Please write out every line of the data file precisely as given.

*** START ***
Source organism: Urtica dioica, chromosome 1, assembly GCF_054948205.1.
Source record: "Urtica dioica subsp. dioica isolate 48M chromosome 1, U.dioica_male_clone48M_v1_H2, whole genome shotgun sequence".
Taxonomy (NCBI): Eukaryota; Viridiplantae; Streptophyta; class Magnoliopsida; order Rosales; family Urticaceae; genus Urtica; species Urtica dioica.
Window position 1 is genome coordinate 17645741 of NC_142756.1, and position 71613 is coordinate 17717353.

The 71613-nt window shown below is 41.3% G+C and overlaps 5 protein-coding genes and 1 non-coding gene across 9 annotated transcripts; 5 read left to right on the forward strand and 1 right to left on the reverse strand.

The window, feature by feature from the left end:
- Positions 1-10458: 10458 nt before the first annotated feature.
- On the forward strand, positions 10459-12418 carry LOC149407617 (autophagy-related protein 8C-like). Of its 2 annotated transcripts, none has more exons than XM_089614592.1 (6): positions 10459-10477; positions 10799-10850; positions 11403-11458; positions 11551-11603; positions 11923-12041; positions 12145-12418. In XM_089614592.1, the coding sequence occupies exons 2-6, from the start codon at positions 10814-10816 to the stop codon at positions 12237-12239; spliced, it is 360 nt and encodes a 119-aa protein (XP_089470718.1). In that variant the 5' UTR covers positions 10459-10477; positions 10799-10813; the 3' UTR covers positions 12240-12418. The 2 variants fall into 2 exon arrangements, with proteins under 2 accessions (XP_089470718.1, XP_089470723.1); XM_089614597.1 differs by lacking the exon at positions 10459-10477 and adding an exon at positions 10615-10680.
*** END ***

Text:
Source organism: Urtica dioica, chromosome 1, assembly GCF_054948205.1.
Source record: "Urtica dioica subsp. dioica isolate 48M chromosome 1, U.dioica_male_clone48M_v1_H2, whole genome shotgun sequence".
Taxonomy (NCBI): Eukaryota; Viridiplantae; Streptophyta; class Magnoliopsida; order Rosales; family Urticaceae; genus Urtica; species Urtica dioica.
Window position 1 is genome coordinate 17645741 of NC_142756.1, and position 71613 is coordinate 17717353.

The 71613-nt window shown below is 41.3% G+C and overlaps 5 protein-coding genes and 1 non-coding gene across 9 annotated transcripts; 5 read left to right on the forward strand and 1 right to left on the reverse strand.

The window, feature by feature from the left end:
- Positions 1-10458: 10458 nt before the first annotated feature.
- On the forward strand, positions 10459-12418 carry LOC149407617 (autophagy-related protein 8C-like). Of its 2 annotated transcripts, none has more exons than XM_089614592.1 (6): positions 10459-10477; positions 10799-10850; positions 11403-11458; positions 11551-11603; positions 11923-12041; positions 12145-12418. In XM_089614592.1, the coding sequence occupies exons 2-6, from the start codon at positions 10814-10816 to the stop codon at positions 12237-12239; spliced, it is 360 nt and encodes a 119-aa protein (XP_089470718.1). In that variant the 5' UTR covers positions 10459-10477; positions 10799-10813; the 3' UTR covers positions 12240-12418. The 2 variants fall into 2 exon arrangements, with proteins under 2 accessions (XP_089470718.1, XP_089470723.1); XM_089614597.1 differs by lacking the exon at positions 10459-10477 and adding an exon at positions 10615-10680.